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J Clin Virol. 2004 Dec;31(4):289-91.

Persistence of West Nile Virus (WNV) IgM antibodies in cerebrospinal fluid from patients with CNS disease.

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Bureau of Laboratory, Michigan Department of Community Health (MDCH), 3350 N MLK Blvd, Lansing, MI 48909, USA.


The Michigan Department of Community Health (MDCH) reported 644 laboratory positive human cases of West Nile Virus (WNV) in the 2002 outbreak in the US, of which 559 cases presented with either meningitis or encephalitis. The first line test utilized for diagnosis of WNV infection was the immunoglobulin M (IgM)-capture enzyme-linked immunosorbent assay (MAC-ELISA). We continued testing for WNV even during winter months of the year 2002-2003 due to the awareness of other modes of WNV transmission (blood transfusion, organ transplantation, transplacental, breast milk, and occupational) as well as concern for people traveling to endemic areas. As a result of year-round testing for WNV infections during 2002-2003, we detected WNV IgM-specific antibodies in cerebrospinal fluid (CSF) specimens from three patients persisting for 110, 141, and 199 days post acute phase infection in patients with central nervous system (CNS) disease. This is a new observation and there is no published data on the persistence of WNV IgM antibodies in CSF specimens beyond 47 days. Thus, it is important to note that the presence of WNV IgM class antibodies may not always reflect acute phase infection with this virus.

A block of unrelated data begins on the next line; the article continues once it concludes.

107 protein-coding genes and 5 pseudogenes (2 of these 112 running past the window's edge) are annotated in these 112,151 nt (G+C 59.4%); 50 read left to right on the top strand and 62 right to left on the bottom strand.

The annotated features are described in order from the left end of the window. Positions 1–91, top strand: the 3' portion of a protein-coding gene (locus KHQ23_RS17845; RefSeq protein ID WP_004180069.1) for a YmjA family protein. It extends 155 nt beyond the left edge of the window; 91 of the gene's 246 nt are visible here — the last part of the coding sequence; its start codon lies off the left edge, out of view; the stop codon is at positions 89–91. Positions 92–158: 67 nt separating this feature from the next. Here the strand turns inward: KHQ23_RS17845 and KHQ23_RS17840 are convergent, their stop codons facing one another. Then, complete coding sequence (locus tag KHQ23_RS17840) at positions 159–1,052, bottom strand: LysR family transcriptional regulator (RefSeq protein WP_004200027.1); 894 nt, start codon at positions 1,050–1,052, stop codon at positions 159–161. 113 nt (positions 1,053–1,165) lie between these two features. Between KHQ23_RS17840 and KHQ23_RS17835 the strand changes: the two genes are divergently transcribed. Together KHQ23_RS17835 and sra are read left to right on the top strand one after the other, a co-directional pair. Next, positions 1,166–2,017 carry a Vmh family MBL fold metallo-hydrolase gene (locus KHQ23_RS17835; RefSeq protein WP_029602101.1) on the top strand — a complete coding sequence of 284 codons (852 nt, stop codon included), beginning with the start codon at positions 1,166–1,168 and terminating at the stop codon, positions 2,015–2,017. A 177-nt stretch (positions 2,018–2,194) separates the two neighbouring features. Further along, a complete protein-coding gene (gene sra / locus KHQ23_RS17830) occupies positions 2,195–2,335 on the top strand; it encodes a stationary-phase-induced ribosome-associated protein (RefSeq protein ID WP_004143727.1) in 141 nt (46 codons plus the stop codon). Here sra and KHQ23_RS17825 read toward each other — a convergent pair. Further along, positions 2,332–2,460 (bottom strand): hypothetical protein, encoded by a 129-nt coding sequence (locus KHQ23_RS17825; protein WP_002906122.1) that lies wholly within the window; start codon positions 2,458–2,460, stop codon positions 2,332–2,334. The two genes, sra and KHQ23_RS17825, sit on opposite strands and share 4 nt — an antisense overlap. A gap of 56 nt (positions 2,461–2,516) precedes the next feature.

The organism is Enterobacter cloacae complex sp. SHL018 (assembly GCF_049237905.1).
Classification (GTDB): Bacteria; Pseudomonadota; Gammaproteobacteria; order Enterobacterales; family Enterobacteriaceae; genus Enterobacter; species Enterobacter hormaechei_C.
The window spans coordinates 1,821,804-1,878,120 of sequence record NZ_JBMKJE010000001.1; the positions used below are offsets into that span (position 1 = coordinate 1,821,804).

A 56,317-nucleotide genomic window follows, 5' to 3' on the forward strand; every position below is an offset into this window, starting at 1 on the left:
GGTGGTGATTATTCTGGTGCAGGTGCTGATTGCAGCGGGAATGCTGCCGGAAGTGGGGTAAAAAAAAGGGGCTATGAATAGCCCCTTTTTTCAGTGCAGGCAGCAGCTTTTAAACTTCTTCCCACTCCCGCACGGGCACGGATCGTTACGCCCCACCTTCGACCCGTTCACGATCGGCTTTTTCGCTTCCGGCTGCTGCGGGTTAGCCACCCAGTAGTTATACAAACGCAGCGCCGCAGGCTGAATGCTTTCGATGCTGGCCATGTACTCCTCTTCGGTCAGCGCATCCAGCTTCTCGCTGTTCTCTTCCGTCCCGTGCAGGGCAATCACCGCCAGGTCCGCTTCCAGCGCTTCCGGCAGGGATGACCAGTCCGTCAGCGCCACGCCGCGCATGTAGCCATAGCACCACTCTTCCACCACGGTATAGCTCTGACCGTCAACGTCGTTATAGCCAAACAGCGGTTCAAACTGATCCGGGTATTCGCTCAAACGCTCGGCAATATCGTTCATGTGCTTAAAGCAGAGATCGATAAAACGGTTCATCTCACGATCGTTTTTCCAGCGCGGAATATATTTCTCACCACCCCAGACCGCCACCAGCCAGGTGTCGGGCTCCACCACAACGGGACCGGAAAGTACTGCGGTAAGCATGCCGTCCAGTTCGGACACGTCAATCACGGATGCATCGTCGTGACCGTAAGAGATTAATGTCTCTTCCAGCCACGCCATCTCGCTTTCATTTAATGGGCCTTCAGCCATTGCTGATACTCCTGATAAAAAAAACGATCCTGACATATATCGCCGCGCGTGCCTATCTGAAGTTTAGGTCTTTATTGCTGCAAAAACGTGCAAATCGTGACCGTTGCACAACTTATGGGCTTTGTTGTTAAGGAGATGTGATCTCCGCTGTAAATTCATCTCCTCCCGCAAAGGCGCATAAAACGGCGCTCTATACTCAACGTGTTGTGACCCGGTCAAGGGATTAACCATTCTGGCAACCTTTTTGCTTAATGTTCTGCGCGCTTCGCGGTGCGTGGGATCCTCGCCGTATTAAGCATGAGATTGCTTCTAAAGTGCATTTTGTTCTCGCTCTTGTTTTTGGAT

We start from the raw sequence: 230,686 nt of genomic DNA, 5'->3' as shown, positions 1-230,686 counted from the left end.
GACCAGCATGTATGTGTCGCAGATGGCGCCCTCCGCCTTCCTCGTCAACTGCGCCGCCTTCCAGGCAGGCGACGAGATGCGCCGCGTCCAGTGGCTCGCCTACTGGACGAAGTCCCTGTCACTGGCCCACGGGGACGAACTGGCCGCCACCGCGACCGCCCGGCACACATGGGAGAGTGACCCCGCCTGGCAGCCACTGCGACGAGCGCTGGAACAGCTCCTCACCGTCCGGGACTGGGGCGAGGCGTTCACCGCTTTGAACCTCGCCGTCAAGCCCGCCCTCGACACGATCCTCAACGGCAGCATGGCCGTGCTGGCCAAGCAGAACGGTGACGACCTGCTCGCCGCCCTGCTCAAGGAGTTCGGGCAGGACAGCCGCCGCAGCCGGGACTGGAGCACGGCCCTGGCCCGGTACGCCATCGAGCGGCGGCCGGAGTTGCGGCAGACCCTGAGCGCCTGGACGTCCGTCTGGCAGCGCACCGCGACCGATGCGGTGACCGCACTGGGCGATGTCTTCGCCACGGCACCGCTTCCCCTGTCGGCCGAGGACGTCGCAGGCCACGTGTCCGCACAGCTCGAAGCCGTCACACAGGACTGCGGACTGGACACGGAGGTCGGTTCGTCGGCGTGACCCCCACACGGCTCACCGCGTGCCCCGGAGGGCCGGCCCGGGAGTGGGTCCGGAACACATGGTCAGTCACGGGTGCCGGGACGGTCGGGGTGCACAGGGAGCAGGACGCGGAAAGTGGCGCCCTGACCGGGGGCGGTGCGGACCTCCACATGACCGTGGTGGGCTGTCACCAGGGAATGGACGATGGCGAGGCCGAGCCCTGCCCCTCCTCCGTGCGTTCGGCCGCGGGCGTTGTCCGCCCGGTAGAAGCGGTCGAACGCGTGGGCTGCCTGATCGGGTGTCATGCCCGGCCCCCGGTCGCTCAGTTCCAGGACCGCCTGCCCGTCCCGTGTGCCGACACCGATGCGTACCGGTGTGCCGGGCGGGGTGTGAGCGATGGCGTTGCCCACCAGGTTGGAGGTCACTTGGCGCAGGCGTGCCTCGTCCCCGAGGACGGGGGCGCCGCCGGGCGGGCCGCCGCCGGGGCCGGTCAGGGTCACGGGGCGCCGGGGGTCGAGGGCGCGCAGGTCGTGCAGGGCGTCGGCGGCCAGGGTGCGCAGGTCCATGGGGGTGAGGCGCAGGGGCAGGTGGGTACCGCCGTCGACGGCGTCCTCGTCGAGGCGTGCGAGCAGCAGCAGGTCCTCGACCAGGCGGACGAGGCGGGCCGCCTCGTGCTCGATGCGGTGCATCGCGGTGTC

[Indexed for MEDLINE]

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